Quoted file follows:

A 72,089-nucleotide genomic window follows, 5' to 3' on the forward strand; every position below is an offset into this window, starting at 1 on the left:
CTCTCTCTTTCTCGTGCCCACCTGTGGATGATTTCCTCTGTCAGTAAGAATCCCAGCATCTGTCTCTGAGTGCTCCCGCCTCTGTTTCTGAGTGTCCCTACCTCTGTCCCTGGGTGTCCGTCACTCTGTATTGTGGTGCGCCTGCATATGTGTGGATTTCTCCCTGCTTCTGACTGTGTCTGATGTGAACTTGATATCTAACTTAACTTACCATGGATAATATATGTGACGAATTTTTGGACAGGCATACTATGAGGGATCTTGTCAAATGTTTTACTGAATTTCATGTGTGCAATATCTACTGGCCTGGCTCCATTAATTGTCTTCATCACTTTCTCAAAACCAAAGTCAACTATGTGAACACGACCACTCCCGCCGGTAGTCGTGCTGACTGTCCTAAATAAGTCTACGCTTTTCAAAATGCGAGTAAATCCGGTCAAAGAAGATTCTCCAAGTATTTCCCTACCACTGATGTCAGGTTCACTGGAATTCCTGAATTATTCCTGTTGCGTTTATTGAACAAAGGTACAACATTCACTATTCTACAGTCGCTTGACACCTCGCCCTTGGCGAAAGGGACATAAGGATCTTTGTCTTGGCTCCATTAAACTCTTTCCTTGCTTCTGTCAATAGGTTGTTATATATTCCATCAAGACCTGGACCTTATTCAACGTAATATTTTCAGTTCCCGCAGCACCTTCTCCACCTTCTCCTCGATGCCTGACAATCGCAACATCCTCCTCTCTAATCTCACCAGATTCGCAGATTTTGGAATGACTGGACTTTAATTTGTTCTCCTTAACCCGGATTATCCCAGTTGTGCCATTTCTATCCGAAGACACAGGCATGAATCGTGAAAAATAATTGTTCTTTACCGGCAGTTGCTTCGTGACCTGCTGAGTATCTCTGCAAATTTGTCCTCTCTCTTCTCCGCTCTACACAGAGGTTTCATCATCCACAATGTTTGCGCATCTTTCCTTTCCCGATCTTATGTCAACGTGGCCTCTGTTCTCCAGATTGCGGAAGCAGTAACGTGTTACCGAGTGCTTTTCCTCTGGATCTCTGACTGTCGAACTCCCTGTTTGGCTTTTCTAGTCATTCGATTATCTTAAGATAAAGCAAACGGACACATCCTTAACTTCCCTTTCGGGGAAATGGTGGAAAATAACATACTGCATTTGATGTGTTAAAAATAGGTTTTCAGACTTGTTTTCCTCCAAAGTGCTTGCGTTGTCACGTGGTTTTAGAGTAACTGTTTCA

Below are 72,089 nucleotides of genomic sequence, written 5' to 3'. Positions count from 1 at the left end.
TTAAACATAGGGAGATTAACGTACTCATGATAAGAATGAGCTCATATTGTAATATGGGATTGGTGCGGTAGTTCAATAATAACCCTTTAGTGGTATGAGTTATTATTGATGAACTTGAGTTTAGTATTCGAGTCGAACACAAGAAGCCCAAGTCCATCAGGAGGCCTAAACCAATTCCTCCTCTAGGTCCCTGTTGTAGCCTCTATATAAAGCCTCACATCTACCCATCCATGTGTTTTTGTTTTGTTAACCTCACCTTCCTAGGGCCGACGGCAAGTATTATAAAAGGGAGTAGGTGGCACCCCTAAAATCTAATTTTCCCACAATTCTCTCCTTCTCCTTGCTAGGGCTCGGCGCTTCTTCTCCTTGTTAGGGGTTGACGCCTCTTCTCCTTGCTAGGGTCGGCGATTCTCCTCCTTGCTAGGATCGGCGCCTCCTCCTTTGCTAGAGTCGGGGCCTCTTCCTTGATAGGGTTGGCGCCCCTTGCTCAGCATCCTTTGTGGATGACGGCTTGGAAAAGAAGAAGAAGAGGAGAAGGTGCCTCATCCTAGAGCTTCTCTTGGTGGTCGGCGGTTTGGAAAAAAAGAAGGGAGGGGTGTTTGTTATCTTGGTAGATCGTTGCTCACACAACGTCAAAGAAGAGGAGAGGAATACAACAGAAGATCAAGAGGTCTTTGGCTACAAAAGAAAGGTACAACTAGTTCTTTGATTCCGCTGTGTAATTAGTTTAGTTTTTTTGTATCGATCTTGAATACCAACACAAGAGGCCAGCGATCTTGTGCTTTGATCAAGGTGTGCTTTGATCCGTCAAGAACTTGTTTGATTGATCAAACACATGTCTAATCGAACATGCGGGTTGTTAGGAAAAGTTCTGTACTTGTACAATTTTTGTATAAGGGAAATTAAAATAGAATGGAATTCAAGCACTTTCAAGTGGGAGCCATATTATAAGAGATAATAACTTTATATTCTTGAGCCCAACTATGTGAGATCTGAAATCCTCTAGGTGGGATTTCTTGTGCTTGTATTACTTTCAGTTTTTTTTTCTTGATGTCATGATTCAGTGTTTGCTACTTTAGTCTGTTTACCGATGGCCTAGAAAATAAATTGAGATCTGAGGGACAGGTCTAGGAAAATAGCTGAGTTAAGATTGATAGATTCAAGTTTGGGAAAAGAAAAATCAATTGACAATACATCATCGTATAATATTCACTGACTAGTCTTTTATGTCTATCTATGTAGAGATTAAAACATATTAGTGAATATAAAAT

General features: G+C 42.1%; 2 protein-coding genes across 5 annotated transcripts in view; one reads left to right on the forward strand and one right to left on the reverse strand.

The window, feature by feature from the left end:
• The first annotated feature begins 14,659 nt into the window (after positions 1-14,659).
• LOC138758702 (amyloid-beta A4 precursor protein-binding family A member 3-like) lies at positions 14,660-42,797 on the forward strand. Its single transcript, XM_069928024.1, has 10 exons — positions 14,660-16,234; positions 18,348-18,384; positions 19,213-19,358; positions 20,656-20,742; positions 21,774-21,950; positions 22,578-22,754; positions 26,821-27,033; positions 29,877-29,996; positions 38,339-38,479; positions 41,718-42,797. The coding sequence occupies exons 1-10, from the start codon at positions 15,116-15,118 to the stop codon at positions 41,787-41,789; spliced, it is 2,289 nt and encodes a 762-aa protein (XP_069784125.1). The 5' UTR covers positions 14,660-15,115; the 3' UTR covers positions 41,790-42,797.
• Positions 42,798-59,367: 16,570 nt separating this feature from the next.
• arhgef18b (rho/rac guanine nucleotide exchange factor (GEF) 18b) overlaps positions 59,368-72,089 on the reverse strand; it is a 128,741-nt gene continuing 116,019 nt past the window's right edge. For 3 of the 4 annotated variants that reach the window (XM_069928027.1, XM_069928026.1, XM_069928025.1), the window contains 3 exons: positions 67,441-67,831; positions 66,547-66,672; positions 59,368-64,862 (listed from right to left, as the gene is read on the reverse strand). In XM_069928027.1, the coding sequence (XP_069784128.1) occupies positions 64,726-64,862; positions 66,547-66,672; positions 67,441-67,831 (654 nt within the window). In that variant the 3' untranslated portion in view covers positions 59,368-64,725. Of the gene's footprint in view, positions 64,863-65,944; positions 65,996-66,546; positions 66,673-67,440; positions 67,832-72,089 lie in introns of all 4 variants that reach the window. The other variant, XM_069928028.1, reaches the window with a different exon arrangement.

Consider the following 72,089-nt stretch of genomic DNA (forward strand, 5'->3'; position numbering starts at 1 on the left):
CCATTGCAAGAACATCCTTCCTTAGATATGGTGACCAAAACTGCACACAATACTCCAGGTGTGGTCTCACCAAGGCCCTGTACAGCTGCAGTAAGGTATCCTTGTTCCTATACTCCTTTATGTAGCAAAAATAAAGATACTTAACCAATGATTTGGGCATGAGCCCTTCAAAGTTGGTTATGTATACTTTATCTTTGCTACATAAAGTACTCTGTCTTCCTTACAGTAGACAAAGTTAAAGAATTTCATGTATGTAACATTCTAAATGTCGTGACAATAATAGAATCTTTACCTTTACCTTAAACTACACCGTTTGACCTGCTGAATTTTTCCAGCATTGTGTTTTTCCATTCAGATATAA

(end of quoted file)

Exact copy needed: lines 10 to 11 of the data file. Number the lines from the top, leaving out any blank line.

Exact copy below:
• arhgef18b (rho/rac guanine nucleotide exchange factor (GEF) 18b) overlaps positions 59,368-72,089 on the reverse strand; it is a 128,741-nt gene continuing 116,019 nt past the window's right edge. For 3 of the 4 annotated variants that reach the window (XM_069928027.1, XM_069928026.1, XM_069928025.1), the window contains 3 exons: positions 67,441-67,831; positions 66,547-66,672; positions 59,368-64,862 (listed from right to left, as the gene is read on the reverse strand). In XM_069928027.1, the coding sequence (XP_069784128.1) occupies positions 64,726-64,862; positions 66,547-66,672; positions 67,441-67,831 (654 nt within the window). In that variant the 3' untranslated portion in view covers positions 59,368-64,725. Of the gene's footprint in view, positions 64,863-65,944; positions 65,996-66,546; positions 66,673-67,440; positions 67,832-72,089 lie in introns of all 4 variants that reach the window. The other variant, XM_069928028.1, reaches the window with a different exon arrangement.

Consider the following 72,089-nt stretch of genomic DNA (forward strand, 5'->3'; position numbering starts at 1 on the left):